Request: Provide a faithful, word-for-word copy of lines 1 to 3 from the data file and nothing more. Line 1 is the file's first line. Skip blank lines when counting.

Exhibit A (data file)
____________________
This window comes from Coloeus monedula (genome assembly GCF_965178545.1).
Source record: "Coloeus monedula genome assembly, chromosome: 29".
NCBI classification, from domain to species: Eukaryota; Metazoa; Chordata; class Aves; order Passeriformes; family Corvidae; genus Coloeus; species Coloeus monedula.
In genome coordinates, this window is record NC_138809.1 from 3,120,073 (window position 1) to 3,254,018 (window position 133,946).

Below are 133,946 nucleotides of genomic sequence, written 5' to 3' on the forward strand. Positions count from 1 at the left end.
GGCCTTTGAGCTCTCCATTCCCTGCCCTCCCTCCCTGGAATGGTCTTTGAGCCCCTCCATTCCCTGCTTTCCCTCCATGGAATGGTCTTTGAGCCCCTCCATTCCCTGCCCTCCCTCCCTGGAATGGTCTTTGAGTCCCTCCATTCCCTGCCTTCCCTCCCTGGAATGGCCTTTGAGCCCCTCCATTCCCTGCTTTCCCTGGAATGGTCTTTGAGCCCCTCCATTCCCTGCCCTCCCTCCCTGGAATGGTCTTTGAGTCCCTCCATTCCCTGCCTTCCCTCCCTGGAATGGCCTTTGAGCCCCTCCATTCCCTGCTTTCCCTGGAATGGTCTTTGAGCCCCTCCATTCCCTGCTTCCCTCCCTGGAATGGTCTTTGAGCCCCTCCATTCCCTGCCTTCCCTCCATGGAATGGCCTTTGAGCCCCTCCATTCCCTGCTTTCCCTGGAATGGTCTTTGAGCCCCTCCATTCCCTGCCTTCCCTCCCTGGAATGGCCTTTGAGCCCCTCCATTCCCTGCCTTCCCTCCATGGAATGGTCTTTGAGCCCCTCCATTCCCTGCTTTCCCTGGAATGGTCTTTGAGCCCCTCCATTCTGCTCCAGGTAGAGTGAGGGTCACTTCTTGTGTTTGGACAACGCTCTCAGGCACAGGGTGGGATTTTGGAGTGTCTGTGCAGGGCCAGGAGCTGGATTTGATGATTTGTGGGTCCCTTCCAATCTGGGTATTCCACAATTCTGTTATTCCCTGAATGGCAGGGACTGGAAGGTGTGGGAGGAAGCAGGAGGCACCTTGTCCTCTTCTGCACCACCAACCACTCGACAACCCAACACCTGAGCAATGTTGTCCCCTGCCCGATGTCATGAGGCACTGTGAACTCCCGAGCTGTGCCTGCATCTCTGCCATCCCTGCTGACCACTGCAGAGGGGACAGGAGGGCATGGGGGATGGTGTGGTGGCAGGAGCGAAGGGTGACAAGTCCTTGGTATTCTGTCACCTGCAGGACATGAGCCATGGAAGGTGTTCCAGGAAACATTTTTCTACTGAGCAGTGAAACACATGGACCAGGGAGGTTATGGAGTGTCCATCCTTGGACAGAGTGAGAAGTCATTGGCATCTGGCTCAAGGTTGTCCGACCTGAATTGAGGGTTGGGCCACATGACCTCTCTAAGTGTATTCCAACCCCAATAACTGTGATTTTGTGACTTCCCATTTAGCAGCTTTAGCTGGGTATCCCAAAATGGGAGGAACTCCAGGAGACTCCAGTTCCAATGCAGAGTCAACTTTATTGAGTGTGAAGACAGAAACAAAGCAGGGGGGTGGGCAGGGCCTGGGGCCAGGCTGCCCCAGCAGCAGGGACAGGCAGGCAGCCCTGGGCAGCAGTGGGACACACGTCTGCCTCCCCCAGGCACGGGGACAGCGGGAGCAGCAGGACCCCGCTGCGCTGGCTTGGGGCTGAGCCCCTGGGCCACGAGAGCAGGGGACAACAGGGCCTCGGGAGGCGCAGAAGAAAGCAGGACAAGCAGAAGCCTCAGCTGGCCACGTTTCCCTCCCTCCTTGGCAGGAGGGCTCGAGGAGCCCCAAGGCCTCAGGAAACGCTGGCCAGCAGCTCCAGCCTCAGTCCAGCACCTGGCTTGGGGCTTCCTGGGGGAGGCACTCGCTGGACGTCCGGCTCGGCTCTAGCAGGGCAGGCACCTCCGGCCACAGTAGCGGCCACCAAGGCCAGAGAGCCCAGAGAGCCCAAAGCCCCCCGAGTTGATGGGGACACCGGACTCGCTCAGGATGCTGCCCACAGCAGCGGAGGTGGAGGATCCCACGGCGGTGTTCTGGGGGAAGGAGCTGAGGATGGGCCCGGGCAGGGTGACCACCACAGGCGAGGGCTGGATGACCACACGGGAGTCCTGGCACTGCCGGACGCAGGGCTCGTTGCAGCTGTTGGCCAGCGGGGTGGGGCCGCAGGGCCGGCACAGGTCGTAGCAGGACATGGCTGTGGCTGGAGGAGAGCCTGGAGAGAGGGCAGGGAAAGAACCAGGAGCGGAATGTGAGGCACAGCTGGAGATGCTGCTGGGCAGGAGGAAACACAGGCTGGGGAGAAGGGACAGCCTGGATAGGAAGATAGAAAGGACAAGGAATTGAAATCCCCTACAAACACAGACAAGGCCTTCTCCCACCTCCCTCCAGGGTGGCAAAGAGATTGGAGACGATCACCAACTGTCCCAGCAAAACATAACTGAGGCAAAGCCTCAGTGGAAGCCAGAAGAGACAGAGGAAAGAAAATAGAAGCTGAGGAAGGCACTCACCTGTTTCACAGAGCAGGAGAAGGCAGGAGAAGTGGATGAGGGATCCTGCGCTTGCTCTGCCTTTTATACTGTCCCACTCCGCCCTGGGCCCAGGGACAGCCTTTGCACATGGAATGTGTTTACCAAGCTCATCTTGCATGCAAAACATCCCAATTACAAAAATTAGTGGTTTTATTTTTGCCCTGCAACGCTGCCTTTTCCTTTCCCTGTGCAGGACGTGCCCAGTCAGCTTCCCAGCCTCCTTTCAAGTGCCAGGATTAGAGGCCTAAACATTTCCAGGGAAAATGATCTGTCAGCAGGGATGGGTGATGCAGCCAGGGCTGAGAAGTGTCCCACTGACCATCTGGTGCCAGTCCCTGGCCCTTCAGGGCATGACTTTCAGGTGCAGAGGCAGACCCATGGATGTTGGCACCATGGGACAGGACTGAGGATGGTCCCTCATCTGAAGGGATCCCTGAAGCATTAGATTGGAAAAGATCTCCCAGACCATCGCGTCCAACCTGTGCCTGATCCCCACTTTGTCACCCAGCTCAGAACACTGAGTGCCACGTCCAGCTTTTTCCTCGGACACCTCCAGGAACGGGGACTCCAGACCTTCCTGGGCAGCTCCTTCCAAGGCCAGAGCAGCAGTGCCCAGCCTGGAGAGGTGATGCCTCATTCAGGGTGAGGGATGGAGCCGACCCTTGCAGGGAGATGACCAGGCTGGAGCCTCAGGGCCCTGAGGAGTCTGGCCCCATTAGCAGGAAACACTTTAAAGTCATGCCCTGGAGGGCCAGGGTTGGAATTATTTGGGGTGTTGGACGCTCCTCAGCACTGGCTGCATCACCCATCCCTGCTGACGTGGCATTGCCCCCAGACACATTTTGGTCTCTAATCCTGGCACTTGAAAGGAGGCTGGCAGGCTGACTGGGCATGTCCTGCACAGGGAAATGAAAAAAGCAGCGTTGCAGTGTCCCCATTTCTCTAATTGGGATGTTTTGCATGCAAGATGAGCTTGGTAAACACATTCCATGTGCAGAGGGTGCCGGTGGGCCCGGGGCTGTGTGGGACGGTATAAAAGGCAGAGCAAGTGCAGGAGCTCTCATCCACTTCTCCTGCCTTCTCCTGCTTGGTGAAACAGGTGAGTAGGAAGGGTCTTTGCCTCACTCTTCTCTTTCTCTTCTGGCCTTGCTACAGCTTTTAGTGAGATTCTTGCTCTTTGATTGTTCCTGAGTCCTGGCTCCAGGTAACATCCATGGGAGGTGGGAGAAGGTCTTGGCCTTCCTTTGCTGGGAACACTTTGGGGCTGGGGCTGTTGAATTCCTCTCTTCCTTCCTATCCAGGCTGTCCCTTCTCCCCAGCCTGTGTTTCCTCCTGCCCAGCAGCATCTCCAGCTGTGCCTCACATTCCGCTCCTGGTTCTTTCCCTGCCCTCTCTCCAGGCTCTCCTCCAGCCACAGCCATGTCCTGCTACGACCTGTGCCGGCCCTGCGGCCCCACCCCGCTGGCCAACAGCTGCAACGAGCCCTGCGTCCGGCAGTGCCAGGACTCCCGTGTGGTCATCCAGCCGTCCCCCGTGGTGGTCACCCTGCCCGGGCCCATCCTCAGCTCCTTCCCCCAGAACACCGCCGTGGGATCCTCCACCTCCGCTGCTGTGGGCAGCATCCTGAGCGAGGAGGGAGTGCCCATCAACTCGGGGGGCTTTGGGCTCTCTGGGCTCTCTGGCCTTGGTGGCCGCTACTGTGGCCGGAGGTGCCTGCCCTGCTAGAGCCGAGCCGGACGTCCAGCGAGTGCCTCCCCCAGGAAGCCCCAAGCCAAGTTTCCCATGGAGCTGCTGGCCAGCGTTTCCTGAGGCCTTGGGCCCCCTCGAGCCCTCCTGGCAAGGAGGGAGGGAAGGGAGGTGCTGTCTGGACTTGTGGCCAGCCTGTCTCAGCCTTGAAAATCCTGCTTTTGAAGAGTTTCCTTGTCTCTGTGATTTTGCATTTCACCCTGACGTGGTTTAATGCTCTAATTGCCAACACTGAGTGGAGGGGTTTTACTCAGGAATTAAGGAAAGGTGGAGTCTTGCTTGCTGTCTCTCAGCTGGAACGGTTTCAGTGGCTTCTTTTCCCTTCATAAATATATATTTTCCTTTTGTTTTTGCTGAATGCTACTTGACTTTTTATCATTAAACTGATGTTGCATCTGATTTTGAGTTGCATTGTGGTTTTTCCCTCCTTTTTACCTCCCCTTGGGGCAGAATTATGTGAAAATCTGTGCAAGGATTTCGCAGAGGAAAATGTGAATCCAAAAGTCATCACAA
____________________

This window comes from Coloeus monedula (genome assembly GCF_965178545.1).
Source record: "Coloeus monedula genome assembly, chromosome: 29".
NCBI classification, from domain to species: Eukaryota; Metazoa; Chordata; class Aves; order Passeriformes; family Corvidae; genus Coloeus; species Coloeus monedula.